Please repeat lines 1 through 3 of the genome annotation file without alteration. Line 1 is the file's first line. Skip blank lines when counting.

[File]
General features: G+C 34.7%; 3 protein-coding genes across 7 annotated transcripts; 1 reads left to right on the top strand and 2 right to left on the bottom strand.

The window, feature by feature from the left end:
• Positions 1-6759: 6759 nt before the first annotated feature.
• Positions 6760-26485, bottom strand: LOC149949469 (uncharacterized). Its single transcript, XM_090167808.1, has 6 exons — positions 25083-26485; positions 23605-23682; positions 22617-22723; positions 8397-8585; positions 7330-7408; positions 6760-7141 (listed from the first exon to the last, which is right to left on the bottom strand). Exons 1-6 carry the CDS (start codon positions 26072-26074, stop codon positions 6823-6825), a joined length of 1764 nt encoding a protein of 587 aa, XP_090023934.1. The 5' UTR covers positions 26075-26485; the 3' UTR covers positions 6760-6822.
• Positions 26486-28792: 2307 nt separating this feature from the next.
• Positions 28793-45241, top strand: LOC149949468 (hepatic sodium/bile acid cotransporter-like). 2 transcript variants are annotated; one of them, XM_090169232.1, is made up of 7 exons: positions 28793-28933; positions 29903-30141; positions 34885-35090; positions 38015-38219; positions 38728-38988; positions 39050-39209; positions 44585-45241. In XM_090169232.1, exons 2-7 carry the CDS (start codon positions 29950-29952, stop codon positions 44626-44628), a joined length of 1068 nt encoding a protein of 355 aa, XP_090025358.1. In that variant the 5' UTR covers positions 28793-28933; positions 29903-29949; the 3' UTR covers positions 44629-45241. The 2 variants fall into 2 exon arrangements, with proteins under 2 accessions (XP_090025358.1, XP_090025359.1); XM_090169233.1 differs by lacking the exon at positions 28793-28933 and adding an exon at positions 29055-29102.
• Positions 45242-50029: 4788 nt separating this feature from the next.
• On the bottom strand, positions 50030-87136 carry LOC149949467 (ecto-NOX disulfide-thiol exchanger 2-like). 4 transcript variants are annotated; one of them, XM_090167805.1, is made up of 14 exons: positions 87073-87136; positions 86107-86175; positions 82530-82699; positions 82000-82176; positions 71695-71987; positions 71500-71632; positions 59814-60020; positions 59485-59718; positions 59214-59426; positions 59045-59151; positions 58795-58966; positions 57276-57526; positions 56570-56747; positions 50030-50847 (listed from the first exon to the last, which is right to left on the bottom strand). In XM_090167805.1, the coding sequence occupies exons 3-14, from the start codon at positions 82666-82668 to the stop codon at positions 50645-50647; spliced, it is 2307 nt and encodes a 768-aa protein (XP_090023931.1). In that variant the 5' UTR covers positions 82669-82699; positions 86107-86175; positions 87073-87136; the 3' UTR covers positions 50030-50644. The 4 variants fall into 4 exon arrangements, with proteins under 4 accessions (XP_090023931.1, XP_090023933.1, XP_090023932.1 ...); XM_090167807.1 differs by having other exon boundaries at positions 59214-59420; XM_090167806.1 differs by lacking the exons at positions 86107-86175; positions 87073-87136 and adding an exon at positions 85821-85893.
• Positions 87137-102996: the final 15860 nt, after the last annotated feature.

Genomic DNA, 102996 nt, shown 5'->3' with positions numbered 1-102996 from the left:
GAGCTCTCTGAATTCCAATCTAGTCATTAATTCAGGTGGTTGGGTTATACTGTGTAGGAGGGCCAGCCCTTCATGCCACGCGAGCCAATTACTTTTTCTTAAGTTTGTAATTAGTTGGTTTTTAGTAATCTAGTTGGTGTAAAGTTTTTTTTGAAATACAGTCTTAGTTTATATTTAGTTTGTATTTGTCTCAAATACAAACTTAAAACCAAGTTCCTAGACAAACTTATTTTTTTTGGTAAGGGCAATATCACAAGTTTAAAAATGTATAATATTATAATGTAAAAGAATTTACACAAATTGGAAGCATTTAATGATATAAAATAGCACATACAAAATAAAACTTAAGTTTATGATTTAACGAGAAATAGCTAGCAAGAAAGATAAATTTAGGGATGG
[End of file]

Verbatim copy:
General features: G+C 34.7%; 3 protein-coding genes across 7 annotated transcripts; 1 reads left to right on the top strand and 2 right to left on the bottom strand.

The window, feature by feature from the left end:
• Positions 1-6759: 6759 nt before the first annotated feature.